But even if it passes—which is far from certain—that legislation is quite moderate. (It would not, for instance, break up existing monopolies.) Meanwhile, the Biden administration’s enforcement is only just getting started, and is likely to face stiff opposition in federal courts from laissez-faire judges who have been greenlighting mergers for their entire careers. Despite all the current antitrust energy, then, Washington is likely to deliver incremental victories at best for some years to come.
That’s why what’s happening in the states is so important—and always has been. Looking back at history reveals not just the trust-busting of Teddy Roosevelt and Woodrow Wilson, but also the vital role of the states as a proving ground for antitrust policy and an inducement to federal action. Kansas, Ohio, Texas, and others tested new antitrust laws and courtroom arguments throughout the 1880s and ’90s, acting out a Darwinian selection process that brought the best solutions to the top. Meanwhile, the states helped build a groundswell of public opinion against the 19th-century robber barons, pushing Washington ultimately to break their backs. So if you want to see where this generation’s fight against oppressive monopolies is headed, don’t just look at Capitol Hill or the White House. Look to the states, as well.
Our present-day antitrust protections, disused as they may be, were won through decades of struggle. In the 1870s, a handful of the biggest industrialists—John D. Rockefeller, Andrew Carnegie—started buying up competitors, taking advantage of their already deep wells of capital and the demand for centralized production that arose during the Civil War. A decade of furious consolidation followed, culminating in an innovation that would make the likes of Rockefeller some of the richest and most powerful men in history: the trust.
In 1882, Samuel C. T. Dodd, a high-ranking attorney for Standard Oil, conceived of a corporate structure that would allow Rockefeller to coordinate central control over his many acquisitions while concealing their interactions under the shield of an overarching “trust.” The arrangement allowed him to rule over entire markets without accountability. Standard owned oil wells; it owned refineries; it owned the railroads that carried petroleum to customers. Competitors in oil extraction who used those railroads suddenly saw their transportation costs skyrocket. They went out of business, or sold to Rockefeller.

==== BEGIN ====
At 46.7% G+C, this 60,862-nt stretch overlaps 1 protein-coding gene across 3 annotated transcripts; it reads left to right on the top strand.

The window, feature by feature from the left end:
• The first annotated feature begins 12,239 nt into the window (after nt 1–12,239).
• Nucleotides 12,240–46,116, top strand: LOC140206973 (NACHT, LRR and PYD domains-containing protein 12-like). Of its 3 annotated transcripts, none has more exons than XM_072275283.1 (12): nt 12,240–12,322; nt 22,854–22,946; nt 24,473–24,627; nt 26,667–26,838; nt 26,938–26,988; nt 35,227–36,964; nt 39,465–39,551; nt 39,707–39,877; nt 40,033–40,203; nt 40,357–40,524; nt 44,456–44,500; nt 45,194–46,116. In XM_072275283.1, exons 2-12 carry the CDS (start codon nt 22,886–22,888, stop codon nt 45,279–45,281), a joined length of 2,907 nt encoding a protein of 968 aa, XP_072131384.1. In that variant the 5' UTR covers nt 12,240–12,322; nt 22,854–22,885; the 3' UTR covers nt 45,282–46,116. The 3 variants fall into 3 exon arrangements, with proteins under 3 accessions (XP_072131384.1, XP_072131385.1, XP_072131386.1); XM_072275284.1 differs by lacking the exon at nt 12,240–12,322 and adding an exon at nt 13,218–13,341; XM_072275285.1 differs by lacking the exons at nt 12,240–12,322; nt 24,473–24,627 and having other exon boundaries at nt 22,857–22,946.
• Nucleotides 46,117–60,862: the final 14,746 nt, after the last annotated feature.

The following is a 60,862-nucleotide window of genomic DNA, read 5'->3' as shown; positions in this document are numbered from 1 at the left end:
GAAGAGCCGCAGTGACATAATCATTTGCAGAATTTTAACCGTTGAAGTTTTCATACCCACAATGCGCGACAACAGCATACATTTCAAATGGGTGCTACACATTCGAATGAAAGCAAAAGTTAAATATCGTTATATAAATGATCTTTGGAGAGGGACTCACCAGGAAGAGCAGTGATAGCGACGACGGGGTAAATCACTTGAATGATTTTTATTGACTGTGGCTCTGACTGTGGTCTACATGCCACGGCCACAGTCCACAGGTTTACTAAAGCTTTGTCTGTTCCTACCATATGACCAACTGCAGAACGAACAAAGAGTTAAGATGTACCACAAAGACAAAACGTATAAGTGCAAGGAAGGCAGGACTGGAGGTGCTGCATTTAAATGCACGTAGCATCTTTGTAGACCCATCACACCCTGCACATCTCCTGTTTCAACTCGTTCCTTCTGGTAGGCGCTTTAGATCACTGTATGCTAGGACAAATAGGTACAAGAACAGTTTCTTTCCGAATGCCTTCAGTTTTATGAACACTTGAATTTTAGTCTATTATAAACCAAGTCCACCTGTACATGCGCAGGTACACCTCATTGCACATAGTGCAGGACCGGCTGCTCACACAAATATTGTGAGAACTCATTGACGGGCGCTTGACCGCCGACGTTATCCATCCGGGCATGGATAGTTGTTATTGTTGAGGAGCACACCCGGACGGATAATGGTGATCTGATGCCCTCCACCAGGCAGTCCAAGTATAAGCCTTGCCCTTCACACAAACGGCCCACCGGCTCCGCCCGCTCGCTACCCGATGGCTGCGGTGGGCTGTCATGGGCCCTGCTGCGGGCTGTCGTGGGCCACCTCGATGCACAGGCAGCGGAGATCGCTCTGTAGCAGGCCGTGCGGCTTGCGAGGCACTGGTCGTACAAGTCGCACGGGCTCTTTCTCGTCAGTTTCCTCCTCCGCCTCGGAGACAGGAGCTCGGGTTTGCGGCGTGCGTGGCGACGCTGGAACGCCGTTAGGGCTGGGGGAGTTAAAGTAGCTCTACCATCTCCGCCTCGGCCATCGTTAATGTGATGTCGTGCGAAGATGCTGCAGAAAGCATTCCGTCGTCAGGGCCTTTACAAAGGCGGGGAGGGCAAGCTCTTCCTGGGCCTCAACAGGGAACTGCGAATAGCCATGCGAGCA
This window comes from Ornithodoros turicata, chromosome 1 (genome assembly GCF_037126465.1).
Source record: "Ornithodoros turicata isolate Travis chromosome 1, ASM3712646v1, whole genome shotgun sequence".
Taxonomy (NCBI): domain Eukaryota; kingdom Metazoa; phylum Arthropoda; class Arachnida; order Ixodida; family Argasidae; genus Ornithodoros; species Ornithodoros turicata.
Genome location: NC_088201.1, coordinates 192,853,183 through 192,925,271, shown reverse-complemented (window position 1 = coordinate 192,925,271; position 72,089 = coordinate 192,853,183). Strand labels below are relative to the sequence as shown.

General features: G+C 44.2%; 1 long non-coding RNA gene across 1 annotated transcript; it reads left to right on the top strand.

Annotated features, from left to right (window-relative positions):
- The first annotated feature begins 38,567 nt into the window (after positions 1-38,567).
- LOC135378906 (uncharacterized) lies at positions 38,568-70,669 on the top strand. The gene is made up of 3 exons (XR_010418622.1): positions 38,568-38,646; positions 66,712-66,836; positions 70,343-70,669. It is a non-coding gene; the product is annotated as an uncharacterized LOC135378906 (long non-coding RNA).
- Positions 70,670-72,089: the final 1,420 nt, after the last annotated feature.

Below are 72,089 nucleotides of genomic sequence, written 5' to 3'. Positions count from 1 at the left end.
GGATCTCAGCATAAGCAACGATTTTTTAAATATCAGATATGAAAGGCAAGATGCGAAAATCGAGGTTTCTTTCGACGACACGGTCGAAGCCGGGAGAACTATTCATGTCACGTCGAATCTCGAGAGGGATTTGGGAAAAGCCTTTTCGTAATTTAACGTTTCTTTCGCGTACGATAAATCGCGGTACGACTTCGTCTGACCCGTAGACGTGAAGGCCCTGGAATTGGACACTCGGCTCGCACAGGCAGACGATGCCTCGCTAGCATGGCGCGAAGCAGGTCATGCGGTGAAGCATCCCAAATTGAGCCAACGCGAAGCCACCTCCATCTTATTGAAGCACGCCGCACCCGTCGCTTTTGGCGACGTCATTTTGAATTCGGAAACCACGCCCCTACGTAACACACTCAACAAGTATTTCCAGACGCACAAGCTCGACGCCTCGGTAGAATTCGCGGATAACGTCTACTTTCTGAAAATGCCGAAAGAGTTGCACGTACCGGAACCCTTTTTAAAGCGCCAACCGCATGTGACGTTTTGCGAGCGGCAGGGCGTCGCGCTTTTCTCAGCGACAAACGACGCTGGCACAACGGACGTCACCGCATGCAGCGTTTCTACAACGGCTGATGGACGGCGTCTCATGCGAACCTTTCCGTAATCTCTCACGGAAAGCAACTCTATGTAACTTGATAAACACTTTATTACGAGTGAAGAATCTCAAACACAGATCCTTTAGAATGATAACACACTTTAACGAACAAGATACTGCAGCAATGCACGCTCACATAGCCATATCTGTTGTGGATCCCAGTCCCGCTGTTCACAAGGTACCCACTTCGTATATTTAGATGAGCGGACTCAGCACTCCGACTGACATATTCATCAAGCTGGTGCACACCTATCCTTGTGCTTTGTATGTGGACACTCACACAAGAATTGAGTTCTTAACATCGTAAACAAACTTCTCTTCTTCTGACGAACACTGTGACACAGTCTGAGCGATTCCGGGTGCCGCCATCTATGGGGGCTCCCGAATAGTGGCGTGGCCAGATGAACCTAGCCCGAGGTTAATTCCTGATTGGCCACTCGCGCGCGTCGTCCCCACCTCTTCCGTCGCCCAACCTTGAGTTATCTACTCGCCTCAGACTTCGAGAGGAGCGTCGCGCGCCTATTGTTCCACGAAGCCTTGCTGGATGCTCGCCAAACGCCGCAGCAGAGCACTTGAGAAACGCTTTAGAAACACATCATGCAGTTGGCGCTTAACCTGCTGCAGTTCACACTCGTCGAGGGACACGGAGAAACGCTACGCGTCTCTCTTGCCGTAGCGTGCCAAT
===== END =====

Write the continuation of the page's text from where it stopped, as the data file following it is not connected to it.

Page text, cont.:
The entire country watched these developments with alarm, but it was states that first took action. In 1889, Kansas enacted the nation’s first antitrust law. Eleven other states followed with their own statutes as Congress continued to gather information, much as it’s doing today. Also in 1889, a series of federal hearings revealed the secretive ownership structure of Standard Oil, leading Ohio Attorney General David K. Watson to sue, arguing that the company had violated its state charter by placing control in the hands of out-of-state trustees. Standard Oil assembled a crack legal team and brought considerable political pressure against Watson, an elected official, but he prevailed before the Ohio Supreme Court. The court ordered Standard to dissolve the trust; instead, it fled the state.
Watson’s victory was short-lived. For decades to come, states played a game of whack-a-mole as corporations changed jurisdictions to avoid tightening restrictions. New Jersey, for example, saw an opportunity after the Ohio suit and welcomed Standard Oil with friendly incorporation rules. Other states responded by requiring companies to be incorporated in-state in order to do business there. Texas and Kansas became particularly aggressive in revoking the charters of monopolistic corporations, a practice that became known as an “ouster” because it effectively kicked a company out. Standard’s ouster from the Lone Star State helped companies such as Texaco, founded in 1902, to thrive in an otherwise monopolized industry. Ousters haven’t been possible since the mid-20th century, when the Supreme Court limited states’ oversight over charters in response to some southern states’ attempts to use that power to fight desegregation.
State initiative spurred federal action. In 1890, Congress passed the first federal antitrust law: the Sherman Act, sponsored by Ohio Senator John Sherman. The legislation banned harmful monopolies and industry collusion, but left open the question of how to define those terms. For decades, federal authorities left it up to the states to enforce the Sherman Act, which mainly became a cudgel to smash unions for “conspiring” to control the labor market. Meanwhile, states passed increasingly aggressive laws that pushed their own officials to fight monopolies. In Kansas, where many public servants didn’t collect salaries, instead relying on fines and fees, the law offered direct monetary rewards to officials who brought antitrust action—and punishments if they didn’t.
The groundswell of anti-monopoly sentiment eventually reached the highest level of the federal government, which used its power to bring companies such as Standard Oil to its knees. In the early 20th century, Presidents Teddy Roosevelt and Woodrow Wilson enthusiastically embraced antitrust enforcement. They had different priorities: Roosevelt believed that it was impractical to prevent companies from growing too large, and thus it was better to work with them, whereas Wilson believed that they threatened democracy unless they were broken up. Nevertheless, over just a few years, all three branches of government made a historic run of antitrust action. In 1911, the Supreme Court ordered Standard Oil dissolved, arguing that it was in violation of the Sherman Act. In 1914, Congress passed the Clayton Act, adding specificity to what constituted illegal and anticompetitive behavior, and the Federal Trade Commission Act, creating a new agency to protect competition in U.S. markets. In 1916, Wilson appointed Louis Brandeis to the Supreme Court. In the ensuing “Brandeisian” period of jurisprudence, courts and federal regulators struck down any mergers of companies whose total market share exceeded 30 percent—a simple rule of thumb now known as a “bright lines” standard. What followed in the middle of the century was an era of widespread prosperity.